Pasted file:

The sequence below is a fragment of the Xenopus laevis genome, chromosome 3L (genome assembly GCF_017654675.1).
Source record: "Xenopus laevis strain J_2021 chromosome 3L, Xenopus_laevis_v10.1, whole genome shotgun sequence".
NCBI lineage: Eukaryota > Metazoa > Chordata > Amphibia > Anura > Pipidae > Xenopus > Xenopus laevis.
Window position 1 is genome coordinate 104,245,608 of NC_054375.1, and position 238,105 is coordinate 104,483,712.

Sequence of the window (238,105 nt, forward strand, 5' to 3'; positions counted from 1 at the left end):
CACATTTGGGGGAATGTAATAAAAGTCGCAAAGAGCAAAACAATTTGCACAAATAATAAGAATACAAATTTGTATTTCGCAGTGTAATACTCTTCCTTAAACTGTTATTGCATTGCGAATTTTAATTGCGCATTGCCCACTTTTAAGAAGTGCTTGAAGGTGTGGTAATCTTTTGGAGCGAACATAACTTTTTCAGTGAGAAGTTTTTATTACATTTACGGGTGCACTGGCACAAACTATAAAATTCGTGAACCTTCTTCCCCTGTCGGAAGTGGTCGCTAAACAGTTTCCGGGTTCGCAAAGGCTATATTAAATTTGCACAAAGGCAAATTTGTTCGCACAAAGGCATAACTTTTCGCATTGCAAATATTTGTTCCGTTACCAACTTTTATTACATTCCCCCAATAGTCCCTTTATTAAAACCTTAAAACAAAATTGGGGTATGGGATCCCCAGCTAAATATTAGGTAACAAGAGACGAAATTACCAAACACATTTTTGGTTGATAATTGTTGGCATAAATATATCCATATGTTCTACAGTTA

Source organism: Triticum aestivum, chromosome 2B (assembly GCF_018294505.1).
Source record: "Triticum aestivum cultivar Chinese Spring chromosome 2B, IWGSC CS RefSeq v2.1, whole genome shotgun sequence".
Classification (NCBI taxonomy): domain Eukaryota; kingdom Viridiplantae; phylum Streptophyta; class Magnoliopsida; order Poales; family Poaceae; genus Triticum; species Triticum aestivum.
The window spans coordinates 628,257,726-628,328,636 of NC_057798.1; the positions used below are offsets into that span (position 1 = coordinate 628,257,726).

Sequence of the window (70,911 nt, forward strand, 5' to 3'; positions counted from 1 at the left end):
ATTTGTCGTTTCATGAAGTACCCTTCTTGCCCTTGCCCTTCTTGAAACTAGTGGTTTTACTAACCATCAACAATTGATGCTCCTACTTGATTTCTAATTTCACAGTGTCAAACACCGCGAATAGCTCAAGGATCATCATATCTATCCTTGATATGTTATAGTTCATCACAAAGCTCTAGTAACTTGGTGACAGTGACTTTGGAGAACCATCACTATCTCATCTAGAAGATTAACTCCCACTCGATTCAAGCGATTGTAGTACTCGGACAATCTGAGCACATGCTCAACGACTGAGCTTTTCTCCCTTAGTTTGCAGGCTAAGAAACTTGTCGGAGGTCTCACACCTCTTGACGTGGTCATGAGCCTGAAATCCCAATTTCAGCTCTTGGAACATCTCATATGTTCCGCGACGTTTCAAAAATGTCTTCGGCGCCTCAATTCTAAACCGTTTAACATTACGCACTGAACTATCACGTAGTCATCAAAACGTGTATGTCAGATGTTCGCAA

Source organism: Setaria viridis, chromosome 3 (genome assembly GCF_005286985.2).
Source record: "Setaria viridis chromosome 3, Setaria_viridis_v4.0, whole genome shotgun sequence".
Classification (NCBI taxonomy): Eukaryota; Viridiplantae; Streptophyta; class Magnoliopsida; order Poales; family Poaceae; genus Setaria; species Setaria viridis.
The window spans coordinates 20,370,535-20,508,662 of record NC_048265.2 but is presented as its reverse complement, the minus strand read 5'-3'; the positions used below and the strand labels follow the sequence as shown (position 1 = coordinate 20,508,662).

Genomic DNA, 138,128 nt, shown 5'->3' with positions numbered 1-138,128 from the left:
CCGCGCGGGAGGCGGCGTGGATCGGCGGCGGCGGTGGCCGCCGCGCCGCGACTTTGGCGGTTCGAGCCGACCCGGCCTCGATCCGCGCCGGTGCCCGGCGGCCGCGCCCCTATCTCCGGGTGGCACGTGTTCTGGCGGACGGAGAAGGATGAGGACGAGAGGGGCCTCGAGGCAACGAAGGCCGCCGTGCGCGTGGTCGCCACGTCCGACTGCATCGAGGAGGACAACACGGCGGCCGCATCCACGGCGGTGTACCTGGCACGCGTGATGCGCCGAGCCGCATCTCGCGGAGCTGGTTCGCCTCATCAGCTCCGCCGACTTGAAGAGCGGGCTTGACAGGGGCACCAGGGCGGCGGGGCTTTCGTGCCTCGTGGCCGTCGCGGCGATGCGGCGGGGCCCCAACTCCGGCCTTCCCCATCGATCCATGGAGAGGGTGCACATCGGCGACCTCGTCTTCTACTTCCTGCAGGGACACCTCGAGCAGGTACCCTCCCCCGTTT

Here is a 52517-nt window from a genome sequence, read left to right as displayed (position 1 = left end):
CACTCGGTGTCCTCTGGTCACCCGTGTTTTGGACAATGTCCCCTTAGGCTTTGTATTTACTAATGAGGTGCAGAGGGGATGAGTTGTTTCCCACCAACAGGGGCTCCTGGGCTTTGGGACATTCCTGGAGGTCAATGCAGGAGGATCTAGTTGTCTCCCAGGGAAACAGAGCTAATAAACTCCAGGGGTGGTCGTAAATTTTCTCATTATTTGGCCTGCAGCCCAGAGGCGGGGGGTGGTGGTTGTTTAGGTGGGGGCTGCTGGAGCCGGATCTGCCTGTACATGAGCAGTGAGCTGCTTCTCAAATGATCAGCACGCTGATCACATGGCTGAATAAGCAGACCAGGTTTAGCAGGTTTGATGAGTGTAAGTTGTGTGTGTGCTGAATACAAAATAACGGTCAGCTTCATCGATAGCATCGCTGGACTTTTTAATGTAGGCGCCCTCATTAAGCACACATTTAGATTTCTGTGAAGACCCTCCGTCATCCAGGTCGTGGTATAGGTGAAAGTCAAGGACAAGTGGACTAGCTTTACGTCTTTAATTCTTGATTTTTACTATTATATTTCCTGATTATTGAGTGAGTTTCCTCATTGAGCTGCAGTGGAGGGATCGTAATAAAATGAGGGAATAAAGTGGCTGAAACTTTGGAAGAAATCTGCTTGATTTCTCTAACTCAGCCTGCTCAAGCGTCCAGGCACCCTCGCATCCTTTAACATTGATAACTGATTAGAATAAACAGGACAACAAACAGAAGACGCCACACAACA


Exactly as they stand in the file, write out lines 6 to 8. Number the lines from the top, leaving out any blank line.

CACATTTGGGGGAATGTAATAAAAGTCGCAAAGAGCAAAACAATTTGCACAAATAATAAGAATACAAATTTGTATTTCGCAGTGTAATACTCTTCCTTAAACTGTTATTGCATTGCGAATTTTAATTGCGCATTGCCCACTTTTAAGAAGTGCTTGAAGGTGTGGTAATCTTTTGGAGCGAACATAACTTTTTCAGTGAGAAGTTTTTATTACATTTACGGGTGCACTGGCACAAACTATAAAATTCGTGAACCTTCTTCCCCTGTCGGAAGTGGTCGCTAAACAGTTTCCGGGTTCGCAAAGGCTATATTAAATTTGCACAAAGGCAAATTTGTTCGCACAAAGGCATAACTTTTCGCATTGCAAATATTTGTTCCGTTACCAACTTTTATTACATTCCCCCAATAGTCCCTTTATTAAAACCTTAAAACAAAATTGGGGTATGGGATCCCCAGCTAAATATTAGGTAACAAGAGACGAAATTACCAAACACATTTTTGGTTGATAATTGTTGGCATAAATATATCCATATGTTCTACAGTTA

Source organism: Triticum aestivum, chromosome 2B (assembly GCF_018294505.1).
Source record: "Triticum aestivum cultivar Chinese Spring chromosome 2B, IWGSC CS RefSeq v2.1, whole genome shotgun sequence".